In 1993 he had the first one-man show at the British Museum dedicated to manga, titled Takeda Hideo and The Japanese Cartoon Tradition.  The British Museum acclaimed the elements of eroticism and satire in Takeda's works and the show’s curator called him “a contemporary ukiyo-e artist.”  Interestingly, and probably intentionally, it ran concurrently with the exhibition Nineteenth century Japanese Figure Prints of the Ukiyo-e School.

In 2002, the Itami City Museum of Art held another Takeda-only show titled Hideo Takeda's World [武田秀雄の世界].  His work has been shown by numerous galleries and he has frequently contributed to the annual CWAJ (College Women's Association of Japan) print show.

More recently Takeda has explored photography and his website shows images from his photographic portfolio Factory Art, in which the artist has taken his inspiration from Japan's factories.  Takeda's most recent works are a series of books and drawings titled World Night Tours 武田秀雄漫画展.  Additional information on the artist and his latest work can be found on his somewhat confusing website at http://takeda.cooh3.com/forsale/indexsale.htm.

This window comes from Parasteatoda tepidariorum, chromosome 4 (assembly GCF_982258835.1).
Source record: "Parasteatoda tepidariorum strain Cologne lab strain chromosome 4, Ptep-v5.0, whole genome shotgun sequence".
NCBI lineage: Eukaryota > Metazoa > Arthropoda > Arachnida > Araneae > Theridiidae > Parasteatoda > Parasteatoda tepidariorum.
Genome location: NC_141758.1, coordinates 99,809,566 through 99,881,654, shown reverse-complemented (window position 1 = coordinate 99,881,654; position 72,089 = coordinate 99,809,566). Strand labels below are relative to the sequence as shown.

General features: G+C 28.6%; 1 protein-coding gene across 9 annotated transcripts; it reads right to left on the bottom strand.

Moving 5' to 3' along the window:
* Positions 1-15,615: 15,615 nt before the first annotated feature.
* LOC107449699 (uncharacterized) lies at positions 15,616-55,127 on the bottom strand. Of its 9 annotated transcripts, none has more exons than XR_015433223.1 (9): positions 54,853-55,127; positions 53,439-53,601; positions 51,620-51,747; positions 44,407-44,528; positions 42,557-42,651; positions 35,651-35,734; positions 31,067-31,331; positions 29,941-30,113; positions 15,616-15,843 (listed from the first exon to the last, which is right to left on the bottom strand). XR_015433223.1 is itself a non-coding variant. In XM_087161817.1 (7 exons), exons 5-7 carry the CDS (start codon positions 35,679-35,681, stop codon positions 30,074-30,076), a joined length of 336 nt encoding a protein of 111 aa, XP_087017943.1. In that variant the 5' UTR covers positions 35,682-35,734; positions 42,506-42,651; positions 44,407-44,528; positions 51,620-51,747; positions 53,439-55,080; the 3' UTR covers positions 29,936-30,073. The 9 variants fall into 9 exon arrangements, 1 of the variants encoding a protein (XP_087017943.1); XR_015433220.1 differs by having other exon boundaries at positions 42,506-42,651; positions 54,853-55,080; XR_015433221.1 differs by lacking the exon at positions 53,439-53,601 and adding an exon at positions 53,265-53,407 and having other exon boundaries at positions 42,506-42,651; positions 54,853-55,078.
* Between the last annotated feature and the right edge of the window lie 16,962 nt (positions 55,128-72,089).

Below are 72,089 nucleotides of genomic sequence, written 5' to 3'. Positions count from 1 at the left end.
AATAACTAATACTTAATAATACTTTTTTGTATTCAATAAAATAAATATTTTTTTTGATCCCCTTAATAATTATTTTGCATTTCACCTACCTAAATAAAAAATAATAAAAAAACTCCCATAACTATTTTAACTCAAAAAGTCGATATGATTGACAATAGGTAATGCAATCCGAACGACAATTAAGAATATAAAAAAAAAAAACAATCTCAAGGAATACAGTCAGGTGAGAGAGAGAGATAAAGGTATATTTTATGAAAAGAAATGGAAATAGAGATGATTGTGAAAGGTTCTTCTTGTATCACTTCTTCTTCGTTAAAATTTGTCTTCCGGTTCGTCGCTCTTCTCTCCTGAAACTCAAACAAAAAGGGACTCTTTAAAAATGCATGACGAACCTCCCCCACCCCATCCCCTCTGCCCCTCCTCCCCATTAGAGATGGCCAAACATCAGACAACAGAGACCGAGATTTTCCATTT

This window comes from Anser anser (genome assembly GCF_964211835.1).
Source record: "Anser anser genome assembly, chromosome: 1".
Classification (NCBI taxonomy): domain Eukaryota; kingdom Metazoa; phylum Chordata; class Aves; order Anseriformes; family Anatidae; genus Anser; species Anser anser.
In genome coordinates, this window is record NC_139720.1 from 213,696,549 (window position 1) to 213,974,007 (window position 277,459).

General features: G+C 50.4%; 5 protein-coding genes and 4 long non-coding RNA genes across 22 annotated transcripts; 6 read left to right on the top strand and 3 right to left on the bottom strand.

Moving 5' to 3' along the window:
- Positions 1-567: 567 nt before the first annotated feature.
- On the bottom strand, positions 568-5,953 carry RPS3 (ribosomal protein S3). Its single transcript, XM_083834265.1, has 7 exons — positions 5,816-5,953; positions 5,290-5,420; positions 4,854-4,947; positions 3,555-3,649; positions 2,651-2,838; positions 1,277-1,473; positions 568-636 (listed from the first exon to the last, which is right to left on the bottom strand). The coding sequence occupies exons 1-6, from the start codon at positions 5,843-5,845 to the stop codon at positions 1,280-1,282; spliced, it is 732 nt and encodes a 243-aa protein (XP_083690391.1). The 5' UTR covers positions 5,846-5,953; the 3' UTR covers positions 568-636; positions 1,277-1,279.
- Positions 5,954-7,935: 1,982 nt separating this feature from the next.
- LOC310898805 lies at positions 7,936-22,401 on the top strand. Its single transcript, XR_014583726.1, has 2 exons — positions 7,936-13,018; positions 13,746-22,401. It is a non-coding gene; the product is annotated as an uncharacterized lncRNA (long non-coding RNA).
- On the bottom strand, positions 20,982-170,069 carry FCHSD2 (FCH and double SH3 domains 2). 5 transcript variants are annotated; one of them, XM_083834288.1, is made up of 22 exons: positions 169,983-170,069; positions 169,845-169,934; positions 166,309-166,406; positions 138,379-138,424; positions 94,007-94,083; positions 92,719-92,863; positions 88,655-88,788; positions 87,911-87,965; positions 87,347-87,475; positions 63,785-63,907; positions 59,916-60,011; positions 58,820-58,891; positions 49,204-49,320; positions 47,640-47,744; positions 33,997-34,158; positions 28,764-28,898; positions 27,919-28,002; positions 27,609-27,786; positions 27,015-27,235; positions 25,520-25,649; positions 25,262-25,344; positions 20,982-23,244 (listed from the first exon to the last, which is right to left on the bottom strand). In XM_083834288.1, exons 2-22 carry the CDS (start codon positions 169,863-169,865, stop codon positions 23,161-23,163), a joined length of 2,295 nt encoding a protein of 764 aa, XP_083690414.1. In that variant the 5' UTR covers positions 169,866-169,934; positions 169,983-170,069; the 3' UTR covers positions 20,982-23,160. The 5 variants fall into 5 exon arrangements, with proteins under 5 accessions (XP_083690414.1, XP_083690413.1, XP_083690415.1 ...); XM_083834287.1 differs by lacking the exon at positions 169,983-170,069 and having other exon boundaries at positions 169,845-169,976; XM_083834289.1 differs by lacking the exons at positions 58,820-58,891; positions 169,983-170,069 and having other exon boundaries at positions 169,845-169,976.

2012 photo of the artist

 



1 Pharaos, Issue 98, June 2011, Federation of European Cartoonists Organizations (FECO), p. 11.
2 Smith calls Tama “a school with an adventurous traditions.” (Contemporary Japanese Prints: Symbols of a Society in Transition, Lawrence Smith, Harper & Row Publishers, 1985, p. 41.)
3 Japan Times online, "Hideo Takeda 1948," Vivienne Kenric, Oct 6, 2001.
4 The Bungeishunjū Manga Award (文藝春秋漫画賞 Bungeishunjū Manga Shō) was an annual award established in 1955 and given out by Bungeishunjū in Japan for gag, yonkoma, one-panel, and satirical manga. The award was also given out for works considered the magnum opus of manga creators.
5 op. cit, Japan Times
6 ibid.
7 Contemporary Japanese Prints: Symbols of a Society in Transition, Lawrence Smith, Harper & Row Publishers, 1985, p. 41.